If you install vpnc via MacPorts on OS X, you’ll find that you have no openssl support after it’s built:
Kristóf Kovács has a fantastic post about some lesser-known Linux tools that can really come in handy in different situations.
I found myself stuck in a particularly nasty situation a few weeks ago where I had two git branches with some commits that were mixed up.
A fellow Racker showed me httpry about five years ago and I’ve had in my toolbox as a handy way to watch HTTP traffic.
One of the handiest tools in the OpenSSL toolbox is s_client.
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As promised in my earlier post entitled Kerberos for haters, I’ve assembled the simplest possible guide to get Kerberos up an running on two CentOS 5 servers.
I’ll be the first one to admit that Kerberos drives me a little insane.
I sometimes enjoy living on the edge occasionally and that sometimes means I keep up with OpenStack changes commit by commit.
Regular users of Python’s package tools like pip or easy_install are probably familiar with the PyPi repository.
I used to be one of those folks who would install Fedora, CentOS, Scientific Linux, or Red Hat and disable SELinux during the installation.
Although Citrix recommends against using software RAID with XenServer due to performance issues, I’ve had some pretty awful experiences with hardware RAID cards over the last few years.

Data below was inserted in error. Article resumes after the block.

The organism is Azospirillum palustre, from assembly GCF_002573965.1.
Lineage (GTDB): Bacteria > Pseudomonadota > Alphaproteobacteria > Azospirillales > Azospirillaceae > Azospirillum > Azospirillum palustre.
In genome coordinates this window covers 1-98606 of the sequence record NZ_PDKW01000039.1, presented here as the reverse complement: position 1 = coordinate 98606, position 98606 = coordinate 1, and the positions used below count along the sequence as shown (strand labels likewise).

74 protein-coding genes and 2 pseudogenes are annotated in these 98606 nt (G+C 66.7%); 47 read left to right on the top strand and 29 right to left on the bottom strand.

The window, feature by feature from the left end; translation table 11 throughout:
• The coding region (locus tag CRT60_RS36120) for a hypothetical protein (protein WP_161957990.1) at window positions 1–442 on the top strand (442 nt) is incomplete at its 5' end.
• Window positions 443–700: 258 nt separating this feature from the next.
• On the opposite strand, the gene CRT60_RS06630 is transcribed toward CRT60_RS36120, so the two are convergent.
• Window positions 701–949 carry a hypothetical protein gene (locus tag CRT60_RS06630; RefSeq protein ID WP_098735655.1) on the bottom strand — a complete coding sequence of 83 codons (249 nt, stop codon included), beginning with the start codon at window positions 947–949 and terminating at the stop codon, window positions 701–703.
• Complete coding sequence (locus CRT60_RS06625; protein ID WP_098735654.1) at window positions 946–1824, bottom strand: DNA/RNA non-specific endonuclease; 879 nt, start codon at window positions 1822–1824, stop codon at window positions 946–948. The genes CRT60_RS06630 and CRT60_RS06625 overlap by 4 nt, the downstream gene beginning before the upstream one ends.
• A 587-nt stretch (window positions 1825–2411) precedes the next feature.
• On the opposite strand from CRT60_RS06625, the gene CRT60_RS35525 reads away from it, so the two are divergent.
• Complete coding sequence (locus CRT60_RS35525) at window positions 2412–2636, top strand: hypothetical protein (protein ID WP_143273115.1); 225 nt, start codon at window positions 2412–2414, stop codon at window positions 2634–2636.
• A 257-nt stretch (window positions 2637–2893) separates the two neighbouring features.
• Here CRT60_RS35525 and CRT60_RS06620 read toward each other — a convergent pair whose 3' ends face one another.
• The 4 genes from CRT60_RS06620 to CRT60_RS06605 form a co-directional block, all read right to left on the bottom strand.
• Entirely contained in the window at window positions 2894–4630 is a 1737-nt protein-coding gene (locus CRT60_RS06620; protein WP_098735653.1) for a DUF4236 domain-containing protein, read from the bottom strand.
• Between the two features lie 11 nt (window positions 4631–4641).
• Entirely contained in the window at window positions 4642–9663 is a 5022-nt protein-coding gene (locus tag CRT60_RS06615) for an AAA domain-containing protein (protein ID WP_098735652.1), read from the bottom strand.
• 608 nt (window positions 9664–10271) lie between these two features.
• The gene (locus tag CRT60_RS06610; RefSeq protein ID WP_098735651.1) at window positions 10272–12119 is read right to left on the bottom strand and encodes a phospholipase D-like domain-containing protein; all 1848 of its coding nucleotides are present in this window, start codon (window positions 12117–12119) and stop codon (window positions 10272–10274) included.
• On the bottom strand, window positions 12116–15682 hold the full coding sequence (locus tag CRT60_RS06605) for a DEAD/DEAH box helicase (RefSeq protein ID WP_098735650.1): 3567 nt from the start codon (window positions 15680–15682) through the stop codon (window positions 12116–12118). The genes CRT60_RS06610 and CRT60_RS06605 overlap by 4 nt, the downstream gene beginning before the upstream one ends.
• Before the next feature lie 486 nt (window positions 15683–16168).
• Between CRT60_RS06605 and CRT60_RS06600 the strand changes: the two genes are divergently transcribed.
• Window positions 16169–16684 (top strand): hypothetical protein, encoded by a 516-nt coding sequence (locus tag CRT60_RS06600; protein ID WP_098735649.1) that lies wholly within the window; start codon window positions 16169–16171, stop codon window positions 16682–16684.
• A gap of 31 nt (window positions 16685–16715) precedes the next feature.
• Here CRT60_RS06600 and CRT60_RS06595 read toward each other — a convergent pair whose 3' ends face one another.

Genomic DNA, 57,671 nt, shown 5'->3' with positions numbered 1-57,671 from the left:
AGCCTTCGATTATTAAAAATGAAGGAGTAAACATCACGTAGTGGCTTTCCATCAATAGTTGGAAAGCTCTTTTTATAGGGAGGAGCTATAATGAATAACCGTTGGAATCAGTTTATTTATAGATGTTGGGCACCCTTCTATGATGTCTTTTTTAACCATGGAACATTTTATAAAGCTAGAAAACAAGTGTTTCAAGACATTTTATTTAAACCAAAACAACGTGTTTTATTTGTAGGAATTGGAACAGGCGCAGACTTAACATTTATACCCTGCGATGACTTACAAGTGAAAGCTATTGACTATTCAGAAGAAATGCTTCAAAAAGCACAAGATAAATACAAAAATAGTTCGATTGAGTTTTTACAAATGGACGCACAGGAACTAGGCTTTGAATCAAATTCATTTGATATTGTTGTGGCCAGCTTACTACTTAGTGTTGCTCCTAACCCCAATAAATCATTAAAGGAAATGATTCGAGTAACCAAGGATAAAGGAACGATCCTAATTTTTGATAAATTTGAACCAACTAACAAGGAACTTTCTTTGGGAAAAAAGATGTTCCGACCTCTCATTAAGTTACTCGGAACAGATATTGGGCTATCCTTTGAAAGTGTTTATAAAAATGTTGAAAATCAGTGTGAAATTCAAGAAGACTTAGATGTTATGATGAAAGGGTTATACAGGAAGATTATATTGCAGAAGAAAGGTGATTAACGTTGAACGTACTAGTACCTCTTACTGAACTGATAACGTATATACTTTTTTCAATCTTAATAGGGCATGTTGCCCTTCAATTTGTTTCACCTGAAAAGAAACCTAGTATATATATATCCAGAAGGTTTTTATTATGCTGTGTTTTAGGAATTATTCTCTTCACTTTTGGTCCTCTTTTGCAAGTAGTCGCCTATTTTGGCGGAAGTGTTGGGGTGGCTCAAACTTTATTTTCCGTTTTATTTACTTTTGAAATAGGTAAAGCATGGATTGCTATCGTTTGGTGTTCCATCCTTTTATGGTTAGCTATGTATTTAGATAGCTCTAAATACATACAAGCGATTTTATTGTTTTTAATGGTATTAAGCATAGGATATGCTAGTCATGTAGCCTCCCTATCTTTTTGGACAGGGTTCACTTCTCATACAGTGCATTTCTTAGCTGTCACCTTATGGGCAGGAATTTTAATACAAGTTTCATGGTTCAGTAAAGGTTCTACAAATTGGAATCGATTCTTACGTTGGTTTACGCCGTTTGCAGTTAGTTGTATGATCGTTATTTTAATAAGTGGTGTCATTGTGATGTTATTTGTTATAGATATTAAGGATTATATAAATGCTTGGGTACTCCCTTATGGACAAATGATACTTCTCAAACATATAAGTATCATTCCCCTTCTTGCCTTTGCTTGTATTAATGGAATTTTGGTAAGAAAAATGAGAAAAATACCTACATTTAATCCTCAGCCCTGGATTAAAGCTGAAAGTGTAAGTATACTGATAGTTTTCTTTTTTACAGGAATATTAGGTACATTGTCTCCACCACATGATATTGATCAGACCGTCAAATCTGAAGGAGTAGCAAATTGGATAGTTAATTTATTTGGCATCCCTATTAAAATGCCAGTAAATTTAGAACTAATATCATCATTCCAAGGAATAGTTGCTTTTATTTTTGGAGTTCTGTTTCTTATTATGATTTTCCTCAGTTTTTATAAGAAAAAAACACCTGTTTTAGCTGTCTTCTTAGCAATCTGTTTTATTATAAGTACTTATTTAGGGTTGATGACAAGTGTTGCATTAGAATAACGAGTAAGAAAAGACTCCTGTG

XenServer 6 is a solid virtualization platform, but the installer doesn’t give you many options for customized configurations.
It’s no secret that I’m a big fan of the Routerboard devices and the RouterOS software from Mikrotik that runs on them.
If you want to forward e-mail from root to another user, you can usually place a .
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Before we get started, I really ought to drop this here:
I’ve floated back and forth between graphical IRC clients and terminal-based clients for a long time.
Fedora 15 was released with some updates to allow for consistent network device names.
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SELinux isn’t a technology that’s easy to tackle for newcomers.
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I’m using SELinux more often now on my Fedora 15 installations and I came up against a peculiar issue today on a new server.
If you haven’t noticed already, full Xen dom0 support was added in the Linux 3.
Some might call me paranoid, but I get nervous when my package manager automatically removes a kernel.
If you push play, the video should scoot out to about the 14m40s mark where MySQLTuner appears on one of the slides.
I was surprised to see coverage about icanhazip.
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As promised in one of my previous posts about dual-primary DRBD and OCFS2, I’ve compiled a step-by-step guide for Fedora.
After reading the title of this post, you might wonder “Why would someone pay for a Mac Mini and then not use OS X with it?
E-mailing a binary e-mail attachment from a Linux server has always been difficult for me because I never found a reliable method to get it done.